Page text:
Preoperative Epoetin-α with Intravenous or Oral Iron for Major Orthopedic Surgery: A Randomized Controlled Trial


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Abstract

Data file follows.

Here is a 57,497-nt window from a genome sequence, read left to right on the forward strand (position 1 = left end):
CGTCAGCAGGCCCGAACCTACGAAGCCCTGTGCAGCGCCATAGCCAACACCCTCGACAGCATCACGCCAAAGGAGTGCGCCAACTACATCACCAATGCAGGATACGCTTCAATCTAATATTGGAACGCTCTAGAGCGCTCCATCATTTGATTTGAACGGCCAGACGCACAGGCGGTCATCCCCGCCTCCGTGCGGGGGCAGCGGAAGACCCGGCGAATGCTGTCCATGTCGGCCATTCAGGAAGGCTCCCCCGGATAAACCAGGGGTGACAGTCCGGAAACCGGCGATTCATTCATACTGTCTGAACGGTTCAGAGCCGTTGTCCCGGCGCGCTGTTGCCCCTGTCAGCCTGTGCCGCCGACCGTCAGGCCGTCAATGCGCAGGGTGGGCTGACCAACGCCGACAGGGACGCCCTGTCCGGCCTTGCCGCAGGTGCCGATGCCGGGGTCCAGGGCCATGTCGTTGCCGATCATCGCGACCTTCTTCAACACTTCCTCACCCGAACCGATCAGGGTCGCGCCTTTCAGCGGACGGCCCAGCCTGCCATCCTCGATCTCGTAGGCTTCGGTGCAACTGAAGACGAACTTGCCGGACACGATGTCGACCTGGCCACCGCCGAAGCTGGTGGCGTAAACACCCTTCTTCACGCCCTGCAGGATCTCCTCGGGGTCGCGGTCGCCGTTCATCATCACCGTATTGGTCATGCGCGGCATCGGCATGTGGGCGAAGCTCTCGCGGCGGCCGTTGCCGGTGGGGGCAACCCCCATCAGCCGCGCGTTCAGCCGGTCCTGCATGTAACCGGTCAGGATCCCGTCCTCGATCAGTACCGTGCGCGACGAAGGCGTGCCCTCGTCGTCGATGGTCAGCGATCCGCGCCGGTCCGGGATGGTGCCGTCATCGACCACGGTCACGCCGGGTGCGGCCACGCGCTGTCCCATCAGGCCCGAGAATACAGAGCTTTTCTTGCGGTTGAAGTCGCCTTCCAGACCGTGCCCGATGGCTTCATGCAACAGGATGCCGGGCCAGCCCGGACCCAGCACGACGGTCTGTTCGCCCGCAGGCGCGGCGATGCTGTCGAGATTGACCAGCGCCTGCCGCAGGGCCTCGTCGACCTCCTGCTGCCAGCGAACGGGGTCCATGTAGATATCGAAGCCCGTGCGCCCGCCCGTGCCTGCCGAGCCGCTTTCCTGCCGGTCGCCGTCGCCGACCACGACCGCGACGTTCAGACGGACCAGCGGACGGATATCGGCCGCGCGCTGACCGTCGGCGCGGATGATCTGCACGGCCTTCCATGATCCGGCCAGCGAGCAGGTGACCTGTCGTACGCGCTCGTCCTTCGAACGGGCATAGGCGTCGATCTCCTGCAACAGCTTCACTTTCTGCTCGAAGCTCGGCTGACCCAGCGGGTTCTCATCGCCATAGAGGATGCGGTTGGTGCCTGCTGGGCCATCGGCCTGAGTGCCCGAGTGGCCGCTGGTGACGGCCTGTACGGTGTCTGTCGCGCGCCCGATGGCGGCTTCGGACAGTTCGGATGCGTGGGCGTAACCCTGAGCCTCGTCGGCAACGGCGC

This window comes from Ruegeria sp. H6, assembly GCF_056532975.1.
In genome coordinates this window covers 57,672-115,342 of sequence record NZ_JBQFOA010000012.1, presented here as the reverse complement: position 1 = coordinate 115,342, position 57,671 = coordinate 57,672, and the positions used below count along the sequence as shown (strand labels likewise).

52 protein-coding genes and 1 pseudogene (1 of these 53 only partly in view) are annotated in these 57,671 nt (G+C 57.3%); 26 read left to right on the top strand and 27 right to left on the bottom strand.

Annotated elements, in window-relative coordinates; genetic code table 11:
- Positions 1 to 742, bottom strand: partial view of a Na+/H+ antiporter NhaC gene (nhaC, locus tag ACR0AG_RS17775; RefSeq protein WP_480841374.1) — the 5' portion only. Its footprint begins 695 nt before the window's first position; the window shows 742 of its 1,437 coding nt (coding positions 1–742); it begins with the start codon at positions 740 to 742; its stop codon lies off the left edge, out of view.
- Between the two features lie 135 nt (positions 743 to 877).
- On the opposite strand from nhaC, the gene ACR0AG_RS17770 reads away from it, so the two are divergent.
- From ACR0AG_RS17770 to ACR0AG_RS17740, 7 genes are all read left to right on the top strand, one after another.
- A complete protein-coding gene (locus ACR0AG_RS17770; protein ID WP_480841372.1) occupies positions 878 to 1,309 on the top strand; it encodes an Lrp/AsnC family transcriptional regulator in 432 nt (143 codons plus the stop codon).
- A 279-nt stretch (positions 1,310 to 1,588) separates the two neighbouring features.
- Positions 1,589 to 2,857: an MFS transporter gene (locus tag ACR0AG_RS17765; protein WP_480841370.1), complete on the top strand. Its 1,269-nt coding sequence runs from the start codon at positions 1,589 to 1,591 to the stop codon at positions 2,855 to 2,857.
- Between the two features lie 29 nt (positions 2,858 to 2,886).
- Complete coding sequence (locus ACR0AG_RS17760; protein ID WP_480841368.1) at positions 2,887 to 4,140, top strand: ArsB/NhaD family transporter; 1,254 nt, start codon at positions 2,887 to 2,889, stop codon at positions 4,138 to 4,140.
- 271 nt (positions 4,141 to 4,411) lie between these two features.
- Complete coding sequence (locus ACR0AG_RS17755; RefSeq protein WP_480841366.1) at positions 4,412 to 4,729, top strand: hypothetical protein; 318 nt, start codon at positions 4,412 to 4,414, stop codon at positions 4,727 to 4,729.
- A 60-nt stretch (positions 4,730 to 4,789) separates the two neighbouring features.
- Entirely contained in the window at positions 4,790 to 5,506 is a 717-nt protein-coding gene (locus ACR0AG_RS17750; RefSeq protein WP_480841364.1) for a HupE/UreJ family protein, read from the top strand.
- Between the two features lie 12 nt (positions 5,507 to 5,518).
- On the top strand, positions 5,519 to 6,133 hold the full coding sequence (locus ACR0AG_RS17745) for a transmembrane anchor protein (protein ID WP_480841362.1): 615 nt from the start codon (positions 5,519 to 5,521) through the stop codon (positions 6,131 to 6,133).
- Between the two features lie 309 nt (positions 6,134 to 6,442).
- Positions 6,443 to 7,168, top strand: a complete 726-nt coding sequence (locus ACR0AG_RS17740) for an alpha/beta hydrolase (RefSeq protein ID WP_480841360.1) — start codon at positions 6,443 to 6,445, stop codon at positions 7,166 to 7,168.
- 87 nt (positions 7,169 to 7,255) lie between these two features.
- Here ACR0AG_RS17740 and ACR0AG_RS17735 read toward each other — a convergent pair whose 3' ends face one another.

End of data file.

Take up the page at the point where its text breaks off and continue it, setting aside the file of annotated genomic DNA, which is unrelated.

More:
Editor’s PerspectiveWhat We Already Know about This TopicEpoetin-α is often given to patients scheduled for major orthopedic surgeryIt remains unknown whether it is best to accompany epoetin-α with oral or intravenous ironWhat This Article Tells Us That Is NewHemoglobin level the day before surgery was 1 g/dl greater in 50 patients randomized to intravenous iron than in those assigned to oral ironAbout half the patients given oral iron reported gastrointestinal symptomsIntravenous iron is preferable to oral iron as a supplement to epoetin-αBackground:Preoperative administration of epoetin-α with iron is commonly used in anemic patients undergoing major orthopedic surgery, but the optimal route of iron intake is controversial. The aim of this study was to compare the clinical effects of erythropoietin in combination with oral or intravenous iron supplementation.Methods:This study was a prospective, randomized, single-blinded, parallel arm trial. Patients scheduled for elective hip or knee arthroplasty with hemoglobin 10 to 13 g/dl received preoperative injections of erythropoietin with oral ferrous sulfate or intravenous ferric carboxymaltose. The primary endpoint was the hemoglobin value the day before surgery.Results:One hundred patients were included in the analysis. The day before surgery, hemoglobin, increase in hemoglobin, and serum ferritin level were higher in the intravenous group. For the intravenous and oral groups, respectively, hemoglobin was as follows: median, 14.9 g/dl (interquartile range, 14.1 to 15.6) versus 13.9 g/dl (interquartile range, 13.2 to 15.1), group difference, 0.65 g/dl (95% CI, 0.1 to 1.2; P = 0.017); increase in hemoglobin: 2.6 g/dl (interquartile range, 2.1 to 3.2) versus 1.9 g/dl (interquartile range, 1.4 to 2.5), group difference, 0.7 g/dl (95% CI, 0.3 to 1.1; P < 0.001); serum ferritin: 325 µg/l (interquartile range, 217 to 476) versus 64.5 µg/l (interquartile range, 44 to 107), group difference, 257 µg/l (95% CI, 199 to 315; P < 0.001). The percentage of patients with nausea, diarrhea, or constipation was higher in the oral group, 52% versus 2%; group difference, 50% (95% CI, 35 to 64%; P < 0.0001).Conclusions:After preoperative administration of erythropoietin, body iron stores and stimulation of the erythropoiesis were greater with intravenous ferric carboxymaltose than with oral ferrous sulfate supplementation.

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